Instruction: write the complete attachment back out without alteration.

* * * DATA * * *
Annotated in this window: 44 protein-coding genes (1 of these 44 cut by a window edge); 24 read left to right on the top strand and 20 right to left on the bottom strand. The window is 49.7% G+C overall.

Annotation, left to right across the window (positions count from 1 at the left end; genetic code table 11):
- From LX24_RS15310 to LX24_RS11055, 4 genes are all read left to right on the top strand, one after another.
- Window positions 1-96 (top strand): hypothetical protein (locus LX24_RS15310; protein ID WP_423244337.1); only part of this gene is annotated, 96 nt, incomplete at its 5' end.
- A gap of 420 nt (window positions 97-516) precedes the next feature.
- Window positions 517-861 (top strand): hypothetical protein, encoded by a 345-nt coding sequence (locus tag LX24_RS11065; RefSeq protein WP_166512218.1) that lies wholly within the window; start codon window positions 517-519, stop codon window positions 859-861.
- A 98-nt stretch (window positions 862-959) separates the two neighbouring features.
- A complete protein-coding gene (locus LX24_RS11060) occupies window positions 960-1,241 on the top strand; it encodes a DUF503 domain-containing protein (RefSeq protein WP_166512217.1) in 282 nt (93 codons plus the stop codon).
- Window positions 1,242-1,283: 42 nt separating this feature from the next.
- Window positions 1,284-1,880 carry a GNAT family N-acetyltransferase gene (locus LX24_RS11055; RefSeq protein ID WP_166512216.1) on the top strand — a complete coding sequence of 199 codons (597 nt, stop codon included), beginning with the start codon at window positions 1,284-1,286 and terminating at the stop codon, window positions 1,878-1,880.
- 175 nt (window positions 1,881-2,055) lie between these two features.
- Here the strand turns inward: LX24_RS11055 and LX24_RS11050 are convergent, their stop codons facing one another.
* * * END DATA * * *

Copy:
Annotated in this window: 44 protein-coding genes (1 of these 44 cut by a window edge); 24 read left to right on the top strand and 20 right to left on the bottom strand. The window is 49.7% G+C overall.

Annotation, left to right across the window (positions count from 1 at the left end; genetic code table 11):
- From LX24_RS15310 to LX24_RS11055, 4 genes are all read left to right on the top strand, one after another.
- Window positions 1-96 (top strand): hypothetical protein (locus LX24_RS15310; protein ID WP_423244337.1); only part of this gene is annotated, 96 nt, incomplete at its 5' end.
- A gap of 420 nt (window positions 97-516) precedes the next feature.
- Window positions 517-861 (top strand): hypothetical protein, encoded by a 345-nt coding sequence (locus tag LX24_RS11065; RefSeq protein WP_166512218.1) that lies wholly within the window; start codon window positions 517-519, stop codon window positions 859-861.
- A 98-nt stretch (window positions 862-959) separates the two neighbouring features.
- A complete protein-coding gene (locus LX24_RS11060) occupies window positions 960-1,241 on the top strand; it encodes a DUF503 domain-containing protein (RefSeq protein WP_166512217.1) in 282 nt (93 codons plus the stop codon).
- Window positions 1,242-1,283: 42 nt separating this feature from the next.
- Window positions 1,284-1,880 carry a GNAT family N-acetyltransferase gene (locus LX24_RS11055; RefSeq protein ID WP_166512216.1) on the top strand — a complete coding sequence of 199 codons (597 nt, stop codon included), beginning with the start codon at window positions 1,284-1,286 and terminating at the stop codon, window positions 1,878-1,880.
- 175 nt (window positions 1,881-2,055) lie between these two features.
- Here the strand turns inward: LX24_RS11055 and LX24_RS11050 are convergent, their stop codons facing one another.